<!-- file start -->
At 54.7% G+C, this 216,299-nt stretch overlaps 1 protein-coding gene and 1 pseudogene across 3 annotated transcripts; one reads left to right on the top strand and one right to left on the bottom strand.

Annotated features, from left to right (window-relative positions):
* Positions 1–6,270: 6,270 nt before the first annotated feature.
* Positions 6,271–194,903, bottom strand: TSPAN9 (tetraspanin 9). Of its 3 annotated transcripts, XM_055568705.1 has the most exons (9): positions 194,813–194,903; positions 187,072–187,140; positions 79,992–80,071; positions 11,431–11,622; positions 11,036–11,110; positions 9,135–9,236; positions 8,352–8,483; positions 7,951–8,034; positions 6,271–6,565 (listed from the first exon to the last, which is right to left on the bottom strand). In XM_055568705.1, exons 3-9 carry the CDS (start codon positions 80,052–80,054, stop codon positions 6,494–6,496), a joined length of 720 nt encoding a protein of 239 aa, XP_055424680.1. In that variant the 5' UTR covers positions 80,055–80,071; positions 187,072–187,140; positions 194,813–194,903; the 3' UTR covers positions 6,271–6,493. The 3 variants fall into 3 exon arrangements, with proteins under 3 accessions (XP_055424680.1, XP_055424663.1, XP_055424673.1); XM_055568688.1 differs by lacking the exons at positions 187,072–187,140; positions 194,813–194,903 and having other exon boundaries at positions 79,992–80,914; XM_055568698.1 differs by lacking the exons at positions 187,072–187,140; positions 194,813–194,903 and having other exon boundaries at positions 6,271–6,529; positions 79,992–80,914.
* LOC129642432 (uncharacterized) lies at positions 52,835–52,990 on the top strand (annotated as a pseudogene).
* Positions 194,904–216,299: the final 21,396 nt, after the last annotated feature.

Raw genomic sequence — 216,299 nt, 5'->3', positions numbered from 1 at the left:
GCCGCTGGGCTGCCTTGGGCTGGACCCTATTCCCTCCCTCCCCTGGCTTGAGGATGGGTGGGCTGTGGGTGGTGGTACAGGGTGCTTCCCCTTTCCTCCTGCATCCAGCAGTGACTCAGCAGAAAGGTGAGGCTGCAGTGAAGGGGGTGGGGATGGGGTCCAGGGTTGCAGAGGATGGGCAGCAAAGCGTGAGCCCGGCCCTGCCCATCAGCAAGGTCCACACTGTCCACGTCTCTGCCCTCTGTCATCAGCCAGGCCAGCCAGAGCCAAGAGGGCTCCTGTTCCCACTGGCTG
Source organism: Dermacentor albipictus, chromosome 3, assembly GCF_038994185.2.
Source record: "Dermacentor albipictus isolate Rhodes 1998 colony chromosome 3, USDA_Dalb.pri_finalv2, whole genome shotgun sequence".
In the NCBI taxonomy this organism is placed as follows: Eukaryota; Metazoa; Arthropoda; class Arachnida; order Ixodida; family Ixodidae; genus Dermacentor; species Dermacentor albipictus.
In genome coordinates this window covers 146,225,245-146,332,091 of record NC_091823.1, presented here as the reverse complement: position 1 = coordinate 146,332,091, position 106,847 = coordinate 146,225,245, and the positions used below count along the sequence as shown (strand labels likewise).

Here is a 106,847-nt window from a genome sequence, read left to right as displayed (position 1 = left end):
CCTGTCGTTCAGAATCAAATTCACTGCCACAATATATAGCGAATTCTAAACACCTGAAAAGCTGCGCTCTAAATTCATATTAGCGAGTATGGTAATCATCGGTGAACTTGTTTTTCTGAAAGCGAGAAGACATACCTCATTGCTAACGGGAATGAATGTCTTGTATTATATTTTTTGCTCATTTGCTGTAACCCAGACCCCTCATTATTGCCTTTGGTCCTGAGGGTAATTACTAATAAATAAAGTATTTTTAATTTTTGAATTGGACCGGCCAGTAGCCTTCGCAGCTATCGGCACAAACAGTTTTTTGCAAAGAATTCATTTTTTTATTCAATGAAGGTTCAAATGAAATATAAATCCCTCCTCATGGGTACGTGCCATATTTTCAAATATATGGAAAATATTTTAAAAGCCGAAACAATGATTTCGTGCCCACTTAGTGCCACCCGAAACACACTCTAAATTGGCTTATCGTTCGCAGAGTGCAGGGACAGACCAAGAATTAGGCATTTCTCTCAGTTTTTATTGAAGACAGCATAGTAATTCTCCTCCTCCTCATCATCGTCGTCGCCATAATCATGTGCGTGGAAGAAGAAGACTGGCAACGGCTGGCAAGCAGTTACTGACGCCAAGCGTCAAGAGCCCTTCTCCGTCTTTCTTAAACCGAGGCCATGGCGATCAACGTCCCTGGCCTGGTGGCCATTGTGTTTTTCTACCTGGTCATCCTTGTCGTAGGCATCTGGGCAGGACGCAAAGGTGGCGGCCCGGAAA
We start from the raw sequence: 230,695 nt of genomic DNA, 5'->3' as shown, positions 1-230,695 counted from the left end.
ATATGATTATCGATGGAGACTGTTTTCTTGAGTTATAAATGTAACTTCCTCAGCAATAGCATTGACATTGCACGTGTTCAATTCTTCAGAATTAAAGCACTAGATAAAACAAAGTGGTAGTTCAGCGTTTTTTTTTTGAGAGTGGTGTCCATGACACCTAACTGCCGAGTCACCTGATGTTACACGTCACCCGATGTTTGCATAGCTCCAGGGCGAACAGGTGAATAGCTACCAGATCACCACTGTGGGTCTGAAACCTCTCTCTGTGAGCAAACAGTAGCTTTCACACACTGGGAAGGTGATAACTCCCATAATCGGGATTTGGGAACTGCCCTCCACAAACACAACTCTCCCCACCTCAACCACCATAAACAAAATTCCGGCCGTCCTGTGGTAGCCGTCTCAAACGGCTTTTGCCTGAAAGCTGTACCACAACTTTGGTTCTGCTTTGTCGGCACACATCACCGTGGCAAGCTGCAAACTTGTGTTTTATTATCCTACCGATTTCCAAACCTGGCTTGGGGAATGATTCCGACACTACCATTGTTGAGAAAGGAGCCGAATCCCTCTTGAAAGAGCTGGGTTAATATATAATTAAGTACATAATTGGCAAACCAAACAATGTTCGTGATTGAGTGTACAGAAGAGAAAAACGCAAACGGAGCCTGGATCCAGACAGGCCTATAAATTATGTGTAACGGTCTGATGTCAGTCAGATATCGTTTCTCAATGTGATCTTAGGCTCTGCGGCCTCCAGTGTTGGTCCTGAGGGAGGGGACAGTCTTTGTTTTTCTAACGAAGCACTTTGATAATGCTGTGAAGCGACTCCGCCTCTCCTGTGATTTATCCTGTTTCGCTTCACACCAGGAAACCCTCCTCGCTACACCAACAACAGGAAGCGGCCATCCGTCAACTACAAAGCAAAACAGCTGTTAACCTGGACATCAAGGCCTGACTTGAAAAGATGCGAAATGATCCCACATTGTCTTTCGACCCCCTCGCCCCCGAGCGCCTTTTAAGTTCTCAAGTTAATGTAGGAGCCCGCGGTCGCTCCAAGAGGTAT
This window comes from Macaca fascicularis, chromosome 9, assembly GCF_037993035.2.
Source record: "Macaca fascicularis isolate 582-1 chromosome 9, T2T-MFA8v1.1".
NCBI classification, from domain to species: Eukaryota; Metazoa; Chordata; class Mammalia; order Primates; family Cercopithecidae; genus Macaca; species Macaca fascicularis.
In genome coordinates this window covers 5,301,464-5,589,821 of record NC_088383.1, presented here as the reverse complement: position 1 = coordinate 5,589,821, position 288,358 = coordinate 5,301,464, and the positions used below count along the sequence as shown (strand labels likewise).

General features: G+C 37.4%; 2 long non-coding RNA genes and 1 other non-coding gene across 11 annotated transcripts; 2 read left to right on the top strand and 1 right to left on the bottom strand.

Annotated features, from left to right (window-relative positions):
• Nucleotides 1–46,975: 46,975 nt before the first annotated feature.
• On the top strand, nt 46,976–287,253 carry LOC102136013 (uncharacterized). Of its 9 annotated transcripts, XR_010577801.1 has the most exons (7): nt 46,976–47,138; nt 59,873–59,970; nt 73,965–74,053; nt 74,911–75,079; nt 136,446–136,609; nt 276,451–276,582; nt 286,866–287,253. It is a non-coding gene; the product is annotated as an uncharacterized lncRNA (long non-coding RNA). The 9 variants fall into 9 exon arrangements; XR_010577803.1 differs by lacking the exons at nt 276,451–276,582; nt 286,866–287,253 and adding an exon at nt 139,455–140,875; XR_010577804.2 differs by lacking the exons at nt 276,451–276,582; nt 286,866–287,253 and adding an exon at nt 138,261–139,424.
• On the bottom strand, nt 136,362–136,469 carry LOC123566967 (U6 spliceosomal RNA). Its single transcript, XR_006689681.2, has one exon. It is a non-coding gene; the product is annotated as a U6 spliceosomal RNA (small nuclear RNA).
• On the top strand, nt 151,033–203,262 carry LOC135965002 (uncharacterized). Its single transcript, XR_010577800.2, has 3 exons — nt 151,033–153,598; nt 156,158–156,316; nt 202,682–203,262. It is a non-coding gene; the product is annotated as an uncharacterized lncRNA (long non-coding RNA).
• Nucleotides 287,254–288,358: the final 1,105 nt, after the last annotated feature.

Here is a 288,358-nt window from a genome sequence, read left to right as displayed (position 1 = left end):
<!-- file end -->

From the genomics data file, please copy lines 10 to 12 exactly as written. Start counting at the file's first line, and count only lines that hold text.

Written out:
Source record: "Dermacentor albipictus isolate Rhodes 1998 colony chromosome 3, USDA_Dalb.pri_finalv2, whole genome shotgun sequence".
In the NCBI taxonomy this organism is placed as follows: Eukaryota; Metazoa; Arthropoda; class Arachnida; order Ixodida; family Ixodidae; genus Dermacentor; species Dermacentor albipictus.
In genome coordinates this window covers 146,225,245-146,332,091 of record NC_091823.1, presented here as the reverse complement: position 1 = coordinate 146,332,091, position 106,847 = coordinate 146,225,245, and the positions used below count along the sequence as shown (strand labels likewise).